Robbinsdale gets Met Council Assistance

February 5, 2013 at 1:38 pm 5 comments

By Andrew Richter

Here is an interesting story from the Sun Post;

The City of Robbinsdale received a $25,900 clean-up grant from the Metropolitan Council, awarded under the Tax Base Revitalization Grant.

Now you may ask “what is a Tax Base Revitalization Grant?”

Well here is how it is defined by the unconstitutional Met Council;

The Tax Base Revitalization Account (TBRA) helps cities clean up contaminated urban land for subsequent commercial and industrial development, thus restoring tax base and jobs near existing housing and services. This program is conducted in coordination with the Minnesota Department of Trade and Economic Development.

In other words, this money is being used to increase the tax base of a city so they can increase city spending.

The amount will help assist in asbestos abatement for property sites at 4122-28 West Broadway in downtown.

“It has to do with a redevelopment project with Travail Restaurant,” City Manager Marcia Glick, said. “Travail is going to be redeveloping, clearing and building a new one [restaurant].” As part of the prep work for construction of a new building, Glick said a lot of asbestos needs to be removed from the existing buildings. Asbestos removal is common among older buildings and needs to be handled properly so particles do not get into the air and lungs, Glick said.

Well the city of Robbinsdale chose to go ahead with this project knowing asbestos was going to be there didn’t they?

“It was perfect timing to apply for a Met Council grant to pay for the cost of removing the asbestos,” she said. The buildings scheduled for a spring demolition lay near Pawn America. Residents may remember the building when it housed Kathy’s Gingerbread House and, later, Merritt Tax.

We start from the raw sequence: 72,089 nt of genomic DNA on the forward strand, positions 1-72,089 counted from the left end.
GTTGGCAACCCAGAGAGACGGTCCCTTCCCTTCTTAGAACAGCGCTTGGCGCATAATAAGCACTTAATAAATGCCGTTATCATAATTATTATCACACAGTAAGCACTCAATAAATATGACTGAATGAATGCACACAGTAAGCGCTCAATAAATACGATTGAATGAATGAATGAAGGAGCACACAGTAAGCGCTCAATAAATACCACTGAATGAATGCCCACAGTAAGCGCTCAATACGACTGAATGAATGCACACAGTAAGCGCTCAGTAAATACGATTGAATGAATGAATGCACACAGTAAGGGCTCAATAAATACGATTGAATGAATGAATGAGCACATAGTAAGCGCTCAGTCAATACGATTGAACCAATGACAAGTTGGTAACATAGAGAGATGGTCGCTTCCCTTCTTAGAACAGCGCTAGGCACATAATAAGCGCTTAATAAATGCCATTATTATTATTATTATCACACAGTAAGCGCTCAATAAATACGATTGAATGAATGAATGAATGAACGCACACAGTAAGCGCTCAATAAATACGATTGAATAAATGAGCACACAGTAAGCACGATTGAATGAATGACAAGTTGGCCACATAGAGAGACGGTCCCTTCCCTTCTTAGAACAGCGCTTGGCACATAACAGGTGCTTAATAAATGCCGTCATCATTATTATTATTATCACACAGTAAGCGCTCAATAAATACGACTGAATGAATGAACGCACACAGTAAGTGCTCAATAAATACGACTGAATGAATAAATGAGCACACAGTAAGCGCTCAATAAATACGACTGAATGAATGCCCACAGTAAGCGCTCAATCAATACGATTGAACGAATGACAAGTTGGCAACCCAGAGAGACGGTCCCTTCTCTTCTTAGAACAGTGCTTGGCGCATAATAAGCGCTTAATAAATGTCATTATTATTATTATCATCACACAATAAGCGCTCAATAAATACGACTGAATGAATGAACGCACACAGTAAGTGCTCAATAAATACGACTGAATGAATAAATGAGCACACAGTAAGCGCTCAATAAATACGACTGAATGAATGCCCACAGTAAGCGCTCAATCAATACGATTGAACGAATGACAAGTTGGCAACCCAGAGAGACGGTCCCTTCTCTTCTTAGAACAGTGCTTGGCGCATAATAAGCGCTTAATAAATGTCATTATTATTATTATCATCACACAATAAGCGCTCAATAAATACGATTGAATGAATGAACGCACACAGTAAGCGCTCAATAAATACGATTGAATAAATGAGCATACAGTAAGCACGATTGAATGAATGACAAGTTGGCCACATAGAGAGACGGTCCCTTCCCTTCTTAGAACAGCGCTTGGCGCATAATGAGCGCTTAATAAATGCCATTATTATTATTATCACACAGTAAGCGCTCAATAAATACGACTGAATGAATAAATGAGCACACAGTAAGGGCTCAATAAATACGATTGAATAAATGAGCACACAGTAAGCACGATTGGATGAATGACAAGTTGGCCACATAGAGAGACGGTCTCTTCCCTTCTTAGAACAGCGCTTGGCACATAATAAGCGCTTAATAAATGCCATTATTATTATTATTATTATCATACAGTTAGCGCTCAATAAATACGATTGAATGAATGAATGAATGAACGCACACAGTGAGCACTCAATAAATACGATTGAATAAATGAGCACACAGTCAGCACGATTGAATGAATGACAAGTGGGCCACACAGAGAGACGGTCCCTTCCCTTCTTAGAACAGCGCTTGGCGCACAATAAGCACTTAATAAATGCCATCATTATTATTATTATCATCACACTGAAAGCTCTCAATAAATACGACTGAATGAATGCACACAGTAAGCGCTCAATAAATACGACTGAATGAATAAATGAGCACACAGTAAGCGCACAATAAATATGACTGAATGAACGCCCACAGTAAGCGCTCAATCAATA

So Mrs. Glick you’re happy that instead of Robbinsdale paying for its own project, you pawned the cost on to someone else.

Glick said Travail has two separate building concepts and is scheduled to open in the summer. The new location of the popular dining spot will accommodate more diners. “The older buildings will be torn down and a new building will be constructed,” Glick said. “They will be of more value than those there now.” Robbinsdale Economic Authority is funding the cost of the demolition and Glick said they will be reimbursed because the new building will be of higher value.

And what is the difference between Robbinsdale’s city council and their Economic Development Authority? Oh, that’s right they are one in the same!

“Our conservative calculations are we should see our investments returned to us,” she said. “Redevelopment is expensive and we appreciate funding help from the Met Council the helps pay for unexpected costs.”

Yes government spending is always a great investment….why should we ever doubt you. So let’s see; We pay taxes to the state of Minnesota, then they send money to the Met Council, then they send money to a city under the guise of a grant. No wasted money there right? Why don’t we just get rid of the Met Council and end this money-merry-go-round?

Full Article

Entry filed under: Agenda 21, City Government, Met Council, Robbinsdale.

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5 Comments Add your own

  • 1. Michael C. Libby  |  February 5, 2013 at 2:33 pm

    The Met Council is unconstitutional? Which constitution would that be?